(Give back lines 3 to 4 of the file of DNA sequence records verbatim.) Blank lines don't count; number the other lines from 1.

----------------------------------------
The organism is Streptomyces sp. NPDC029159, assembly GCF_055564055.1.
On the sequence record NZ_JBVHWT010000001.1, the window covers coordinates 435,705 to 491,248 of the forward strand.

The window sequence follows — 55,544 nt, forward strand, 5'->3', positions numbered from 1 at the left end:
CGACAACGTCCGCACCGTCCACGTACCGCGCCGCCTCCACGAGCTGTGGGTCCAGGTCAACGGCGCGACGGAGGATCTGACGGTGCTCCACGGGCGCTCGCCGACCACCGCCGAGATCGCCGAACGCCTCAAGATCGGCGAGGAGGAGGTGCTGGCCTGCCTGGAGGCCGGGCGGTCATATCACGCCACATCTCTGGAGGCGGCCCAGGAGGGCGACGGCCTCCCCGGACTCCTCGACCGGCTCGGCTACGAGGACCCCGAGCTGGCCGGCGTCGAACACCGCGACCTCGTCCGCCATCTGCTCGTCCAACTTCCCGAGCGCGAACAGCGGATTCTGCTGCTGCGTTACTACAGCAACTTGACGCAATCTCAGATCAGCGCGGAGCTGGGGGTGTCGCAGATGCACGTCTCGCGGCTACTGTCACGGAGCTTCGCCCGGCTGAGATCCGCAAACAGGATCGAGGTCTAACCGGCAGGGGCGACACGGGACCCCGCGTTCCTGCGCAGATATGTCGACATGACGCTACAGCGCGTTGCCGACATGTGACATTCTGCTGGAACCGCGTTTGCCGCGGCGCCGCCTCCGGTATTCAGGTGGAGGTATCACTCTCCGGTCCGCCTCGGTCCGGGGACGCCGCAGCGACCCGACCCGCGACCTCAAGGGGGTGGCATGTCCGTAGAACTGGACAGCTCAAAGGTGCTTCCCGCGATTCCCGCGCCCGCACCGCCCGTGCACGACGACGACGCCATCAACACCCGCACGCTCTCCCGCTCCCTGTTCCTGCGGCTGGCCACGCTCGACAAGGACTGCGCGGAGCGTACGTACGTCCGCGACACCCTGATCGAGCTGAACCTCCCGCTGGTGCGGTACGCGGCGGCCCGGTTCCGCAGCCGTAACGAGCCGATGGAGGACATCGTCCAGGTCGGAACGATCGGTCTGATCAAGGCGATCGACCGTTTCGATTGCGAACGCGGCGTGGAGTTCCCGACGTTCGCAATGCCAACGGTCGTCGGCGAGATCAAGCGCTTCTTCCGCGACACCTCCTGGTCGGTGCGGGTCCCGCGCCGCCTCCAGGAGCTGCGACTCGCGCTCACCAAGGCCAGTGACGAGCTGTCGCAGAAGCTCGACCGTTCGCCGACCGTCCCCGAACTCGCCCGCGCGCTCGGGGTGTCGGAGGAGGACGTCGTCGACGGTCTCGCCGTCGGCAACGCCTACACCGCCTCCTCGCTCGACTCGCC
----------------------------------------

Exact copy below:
The window sequence follows — 55,544 nt, forward strand, 5'->3', positions numbered from 1 at the left end:
CGACAACGTCCGCACCGTCCACGTACCGCGCCGCCTCCACGAGCTGTGGGTCCAGGTCAACGGCGCGACGGAGGATCTGACGGTGCTCCACGGGCGCTCGCCGACCACCGCCGAGATCGCCGAACGCCTCAAGATCGGCGAGGAGGAGGTGCTGGCCTGCCTGGAGGCCGGGCGGTCATATCACGCCACATCTCTGGAGGCGGCCCAGGAGGGCGACGGCCTCCCCGGACTCCTCGACCGGCTCGGCTACGAGGACCCCGAGCTGGCCGGCGTCGAACACCGCGACCTCGTCCGCCATCTGCTCGTCCAACTTCCCGAGCGCGAACAGCGGATTCTGCTGCTGCGTTACTACAGCAACTTGACGCAATCTCAGATCAGCGCGGAGCTGGGGGTGTCGCAGATGCACGTCTCGCGGCTACTGTCACGGAGCTTCGCCCGGCTGAGATCCGCAAACAGGATCGAGGTCTAACCGGCAGGGGCGACACGGGACCCCGCGTTCCTGCGCAGATATGTCGACATGACGCTACAGCGCGTTGCCGACATGTGACATTCTGCTGGAACCGCGTTTGCCGCGGCGCCGCCTCCGGTATTCAGGTGGAGGTATCACTCTCCGGTCCGCCTCGGTCCGGGGACGCCGCAGCGACCCGACCCGCGACCTCAAGGGGGTGGCATGTCCGTAGAACTGGACAGCTCAAAGGTGCTTCCCGCGATTCCCGCGCCCGCACCGCCCGTGCACGACGACGACGCCATCAACACCCGCACGCTCTCCCGCTCCCTGTTCCTGCGGCTGGCCACGCTCGACAAGGACTGCGCGGAGCGTACGTACGTCCGCGACACCCTGATCGAGCTGAACCTCCCGCTGGTGCGGTACGCGGCGGCCCGGTTCCGCAGCCGTAACGAGCCGATGGAGGACATCGTCCAGGTCGGAACGATCGGTCTGATCAAGGCGATCGACCGTTTCGATTGCGAACGCGGCGTGGAGTTCCCGACGTTCGCAATGCCAACGGTCGTCGGCGAGATCAAGCGCTTCTTCCGCGACACCTCCTGGTCGGTGCGGGTCCCGCGCCGCCTCCAGGAGCTGCGACTCGCGCTCACCAAGGCCAGTGACGAGCTGTCGCAGAAGCTCGACCGTTCGCCGACCGTCCCCGAACTCGCCCGCGCGCTCGGGGTGTCGGAGGAGGACGTCGTCGACGGTCTCGCCGTCGGCAACGCCTACACCGCCTCCTCGCTCGACTCGCC